More electric cars are hitting the roads. According to a recent report from the International Energy Agency, sales of electric vehicles (EVs) doubled in 2021 from the previous year to a new record of 6.6 million. Nearly 10% of global car sales were electric in 2021, an increase year over year since 2019. In fact, with EVs making up roughly 9% of global car sales, it’s expanding rather quickly.
This trend means there is more demand for EV charging stations across the country, which are considered commercial real estate. Despite EVs helping save drivers on soaring gas prices — and helping cities reach their ESG goals — are they a huge expense?
Here are four companies changing the game when it comes to EV charging stations.
Volta Inc. is an industry-leading electric vehicle charging network, and recently announced they are partnering with the City of Hoboken to install 25 public EV charging stalls. This development will double the number of public EV charging ports available in Hoboken, NJ — which supports the city’s climate and sustainability goals. To date, Volta is the only company to integrate a digital media network into their public charging stations, meaning that there’s ad space to generate additional income that will offset construction costs.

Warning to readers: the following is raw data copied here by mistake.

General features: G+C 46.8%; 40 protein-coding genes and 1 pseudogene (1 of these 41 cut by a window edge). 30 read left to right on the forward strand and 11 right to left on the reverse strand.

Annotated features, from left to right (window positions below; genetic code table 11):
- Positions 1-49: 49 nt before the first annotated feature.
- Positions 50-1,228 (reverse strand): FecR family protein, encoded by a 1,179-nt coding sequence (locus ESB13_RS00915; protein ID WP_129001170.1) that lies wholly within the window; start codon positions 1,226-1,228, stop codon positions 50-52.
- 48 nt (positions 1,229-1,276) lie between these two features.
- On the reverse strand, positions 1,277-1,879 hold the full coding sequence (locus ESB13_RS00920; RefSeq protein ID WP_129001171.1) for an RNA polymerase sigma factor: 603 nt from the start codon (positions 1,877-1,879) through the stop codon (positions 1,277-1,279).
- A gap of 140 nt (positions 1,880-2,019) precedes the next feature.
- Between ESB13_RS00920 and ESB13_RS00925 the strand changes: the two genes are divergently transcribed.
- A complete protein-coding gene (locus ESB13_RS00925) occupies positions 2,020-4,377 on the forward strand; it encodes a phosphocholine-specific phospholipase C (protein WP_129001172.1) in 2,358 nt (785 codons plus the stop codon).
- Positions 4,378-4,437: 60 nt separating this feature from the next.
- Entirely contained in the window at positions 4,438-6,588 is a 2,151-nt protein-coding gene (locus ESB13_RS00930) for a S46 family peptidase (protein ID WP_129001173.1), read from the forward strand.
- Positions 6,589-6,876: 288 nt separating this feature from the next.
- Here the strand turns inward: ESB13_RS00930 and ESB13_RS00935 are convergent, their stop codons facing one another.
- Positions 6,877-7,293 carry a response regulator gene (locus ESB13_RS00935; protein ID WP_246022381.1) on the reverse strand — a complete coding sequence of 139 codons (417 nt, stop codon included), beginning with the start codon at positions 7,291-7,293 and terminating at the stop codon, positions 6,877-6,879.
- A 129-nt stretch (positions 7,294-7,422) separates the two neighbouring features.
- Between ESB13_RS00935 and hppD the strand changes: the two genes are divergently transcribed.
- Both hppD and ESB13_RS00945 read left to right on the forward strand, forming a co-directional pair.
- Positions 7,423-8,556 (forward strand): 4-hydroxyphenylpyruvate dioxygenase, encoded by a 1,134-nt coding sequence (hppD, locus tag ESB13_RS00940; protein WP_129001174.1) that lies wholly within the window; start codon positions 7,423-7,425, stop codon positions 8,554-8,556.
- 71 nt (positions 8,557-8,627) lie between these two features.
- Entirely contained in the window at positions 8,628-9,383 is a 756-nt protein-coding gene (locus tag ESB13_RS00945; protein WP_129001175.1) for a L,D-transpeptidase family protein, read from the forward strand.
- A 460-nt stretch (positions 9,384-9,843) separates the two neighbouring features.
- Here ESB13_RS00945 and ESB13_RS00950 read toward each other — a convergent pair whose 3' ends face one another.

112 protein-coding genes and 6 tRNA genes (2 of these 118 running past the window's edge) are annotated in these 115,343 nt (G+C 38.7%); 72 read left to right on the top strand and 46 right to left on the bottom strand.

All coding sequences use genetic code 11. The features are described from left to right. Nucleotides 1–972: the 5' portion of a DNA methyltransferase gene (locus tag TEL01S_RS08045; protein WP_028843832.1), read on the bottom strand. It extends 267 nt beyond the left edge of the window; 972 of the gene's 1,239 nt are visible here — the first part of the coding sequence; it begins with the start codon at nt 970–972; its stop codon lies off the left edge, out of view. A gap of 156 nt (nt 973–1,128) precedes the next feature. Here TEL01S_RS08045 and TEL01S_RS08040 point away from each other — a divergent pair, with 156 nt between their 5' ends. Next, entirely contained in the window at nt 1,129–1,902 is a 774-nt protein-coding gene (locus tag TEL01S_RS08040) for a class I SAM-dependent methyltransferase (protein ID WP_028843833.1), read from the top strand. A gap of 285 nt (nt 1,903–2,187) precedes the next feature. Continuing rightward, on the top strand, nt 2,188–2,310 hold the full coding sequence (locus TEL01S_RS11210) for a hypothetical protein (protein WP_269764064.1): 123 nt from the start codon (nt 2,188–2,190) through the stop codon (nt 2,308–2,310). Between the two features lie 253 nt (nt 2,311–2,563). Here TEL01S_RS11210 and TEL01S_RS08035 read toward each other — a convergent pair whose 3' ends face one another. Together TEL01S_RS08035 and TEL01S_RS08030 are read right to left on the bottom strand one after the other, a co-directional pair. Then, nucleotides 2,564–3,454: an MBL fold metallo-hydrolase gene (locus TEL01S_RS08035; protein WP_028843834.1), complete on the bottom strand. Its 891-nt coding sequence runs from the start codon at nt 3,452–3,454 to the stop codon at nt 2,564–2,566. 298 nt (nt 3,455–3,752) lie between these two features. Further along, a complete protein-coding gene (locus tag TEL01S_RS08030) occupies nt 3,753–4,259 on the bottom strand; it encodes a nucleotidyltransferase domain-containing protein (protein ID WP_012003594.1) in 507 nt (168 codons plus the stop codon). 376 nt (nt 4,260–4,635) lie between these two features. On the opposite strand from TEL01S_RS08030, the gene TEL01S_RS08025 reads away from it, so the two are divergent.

According to Volta’s data, the city of Hoboken will avoid up to 2,250 tons of carbon pollution with the increased use of EVs from now through 2024. Supporting the switch from gasoline to electric cars is expected to save locals $1.2 million a year on gas, too.
“An accessible and public electric vehicle charging network is an essential component of achieving Hoboken’s Climate Action Plan and becoming carbon neutral by 2050,” said Mayor of the City of Hoboken Ravi S. Bhalla, in a statement. “Through this partnership with Volta, no matter where a resident lives in Hoboken, they will be within a five-minute walk of a charger, making it easier to own an electric or plug-in hybrid car. I look forward to cutting the ribbon on the first 25 stalls in the new year, which will have no impact on the municipal budget.”
Image provided by Invisible Urban Charging
Invisible Urban Charging (IUC) recently announced they’re rolling out over 6,000 chargers for electric vehicles (“EV”) across Florida. This initiative will double the number of EV chargers in the state, making it the largest EV charger operator in Florida.
This expansion is a far cry from their humble beginnings. IUC was founded in New Zealand back in 2019 to accelerate the world’s transition to electric transportation.
In Florida, they’re working with Lincoln Property Company, a property developer that is committed to ESG goals and the Net Zero Carbon initiative. They’re planning to deploy EV chargers to its new mixed-use tower, the Truist Plaza at Church Street Station in Orlando. In fact, IUC partners with several property owners to provide on-site EV charging stations in their properties.